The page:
9. Sterling Brown
Sterling Brown didn’t get much a chance as a rookie last season until the latter half of the year. By the end of the year, Brown was flashing the strength, shooting and defense that had made him a sleeper pick for Milwaukee.
This season, while seeing more playing time under Budenholzer, Brown has continued to develop into a potent asset for the Bucks off the bench.
Brown is averaging 13 points per 36 minutes, shooting 47 percent from the field and 39 percent from deep. Brown has also found a specialty, becoming a dead-eye corner marksman off numerous catch-and-shoot opportunities given to him from Giannis, Brogdon, Bledsoe and Middleton.
He’s also proved himself on the defensive end, using his stout frame and long arms to be a pest on the perimeter and in the paint. Budenholzer has even used Brown has an undersized power forward, and Brown has held his own against much bigger opponents.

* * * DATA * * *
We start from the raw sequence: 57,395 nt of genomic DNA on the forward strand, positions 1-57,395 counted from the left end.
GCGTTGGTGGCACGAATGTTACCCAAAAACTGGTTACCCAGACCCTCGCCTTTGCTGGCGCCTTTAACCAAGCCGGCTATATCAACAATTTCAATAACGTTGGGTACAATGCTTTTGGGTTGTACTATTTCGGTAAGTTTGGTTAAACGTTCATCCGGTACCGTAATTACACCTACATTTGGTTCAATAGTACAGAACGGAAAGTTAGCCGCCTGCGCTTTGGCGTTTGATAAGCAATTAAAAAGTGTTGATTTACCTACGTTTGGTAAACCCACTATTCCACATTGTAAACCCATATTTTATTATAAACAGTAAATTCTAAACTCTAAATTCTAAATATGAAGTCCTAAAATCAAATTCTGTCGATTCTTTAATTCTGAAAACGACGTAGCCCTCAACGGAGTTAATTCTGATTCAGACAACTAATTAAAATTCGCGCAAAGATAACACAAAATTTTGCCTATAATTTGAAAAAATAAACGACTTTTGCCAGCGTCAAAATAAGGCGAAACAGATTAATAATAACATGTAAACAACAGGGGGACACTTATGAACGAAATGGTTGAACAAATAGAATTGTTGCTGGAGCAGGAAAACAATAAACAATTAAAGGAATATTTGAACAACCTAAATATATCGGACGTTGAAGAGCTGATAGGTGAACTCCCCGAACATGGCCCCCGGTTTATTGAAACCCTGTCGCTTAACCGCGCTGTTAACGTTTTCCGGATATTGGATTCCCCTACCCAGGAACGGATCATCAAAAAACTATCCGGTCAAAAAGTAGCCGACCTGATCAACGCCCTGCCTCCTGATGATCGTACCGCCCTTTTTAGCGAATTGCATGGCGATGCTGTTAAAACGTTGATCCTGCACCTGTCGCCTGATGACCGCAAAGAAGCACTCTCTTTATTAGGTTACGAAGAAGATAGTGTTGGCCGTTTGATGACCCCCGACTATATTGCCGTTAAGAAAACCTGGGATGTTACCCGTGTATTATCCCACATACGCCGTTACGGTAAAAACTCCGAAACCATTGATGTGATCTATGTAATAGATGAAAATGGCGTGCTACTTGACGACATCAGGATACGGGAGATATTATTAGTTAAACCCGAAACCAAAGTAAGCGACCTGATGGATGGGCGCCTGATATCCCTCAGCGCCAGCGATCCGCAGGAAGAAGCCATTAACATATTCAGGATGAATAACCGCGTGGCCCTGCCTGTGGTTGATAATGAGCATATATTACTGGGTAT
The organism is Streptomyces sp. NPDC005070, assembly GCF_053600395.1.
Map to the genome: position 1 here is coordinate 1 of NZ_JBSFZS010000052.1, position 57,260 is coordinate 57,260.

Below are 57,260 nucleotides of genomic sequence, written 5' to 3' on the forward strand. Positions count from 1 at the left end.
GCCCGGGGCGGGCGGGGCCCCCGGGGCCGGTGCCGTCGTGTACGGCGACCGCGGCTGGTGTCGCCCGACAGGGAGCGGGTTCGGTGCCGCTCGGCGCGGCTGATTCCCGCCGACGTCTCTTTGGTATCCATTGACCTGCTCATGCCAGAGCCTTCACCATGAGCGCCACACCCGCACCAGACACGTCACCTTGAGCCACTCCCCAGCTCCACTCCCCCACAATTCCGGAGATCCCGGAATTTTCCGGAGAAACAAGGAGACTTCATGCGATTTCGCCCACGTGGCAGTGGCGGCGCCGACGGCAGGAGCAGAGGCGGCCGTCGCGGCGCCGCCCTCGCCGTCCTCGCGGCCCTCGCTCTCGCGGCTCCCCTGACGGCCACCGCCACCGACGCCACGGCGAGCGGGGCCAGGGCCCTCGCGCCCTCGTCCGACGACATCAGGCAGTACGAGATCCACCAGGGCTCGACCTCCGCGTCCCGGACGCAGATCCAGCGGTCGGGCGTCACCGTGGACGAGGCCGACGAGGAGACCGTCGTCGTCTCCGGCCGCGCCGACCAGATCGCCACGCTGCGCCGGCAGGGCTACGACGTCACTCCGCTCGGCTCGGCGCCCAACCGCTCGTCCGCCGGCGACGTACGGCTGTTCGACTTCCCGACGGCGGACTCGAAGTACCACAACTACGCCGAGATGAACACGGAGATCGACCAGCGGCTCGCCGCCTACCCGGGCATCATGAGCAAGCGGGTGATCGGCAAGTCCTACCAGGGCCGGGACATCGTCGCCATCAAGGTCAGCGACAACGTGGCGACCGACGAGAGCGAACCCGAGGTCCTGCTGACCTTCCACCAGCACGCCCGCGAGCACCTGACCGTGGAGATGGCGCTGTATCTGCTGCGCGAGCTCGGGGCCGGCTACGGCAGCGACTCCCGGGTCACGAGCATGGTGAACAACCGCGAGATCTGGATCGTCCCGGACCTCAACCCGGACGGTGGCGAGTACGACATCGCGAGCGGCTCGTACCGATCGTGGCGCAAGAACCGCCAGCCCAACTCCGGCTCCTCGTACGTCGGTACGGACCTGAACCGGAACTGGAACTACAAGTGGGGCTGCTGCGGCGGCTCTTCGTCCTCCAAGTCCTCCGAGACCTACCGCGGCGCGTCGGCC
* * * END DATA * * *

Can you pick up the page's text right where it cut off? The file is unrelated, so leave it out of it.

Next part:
Reliable is a good word to describe Brown. The Bucks know what they’re going to get from him night in and night out. He’s going to bring high-energy, strong defense and can knock down the open three when given the opportunity.
You can just tell Brown is going to be one of those players that will stick around in the NBA for years, coming off the bench and just being a solid player.
Brown turns 24 on February 10, which puts him on the relatively old side for a player in just his second season, but Brown’s value isn’t so much about his potential as his reliability.
His ceiling may not be as high as others, but his floor is higher than most second round picks.
He’s still on his rookie deal which, again, is valuable to NBA teams. Brown won’t be the fulcrum of a blockbuster trade, but he’s a valuable add-on that can really sweeten and close a deal.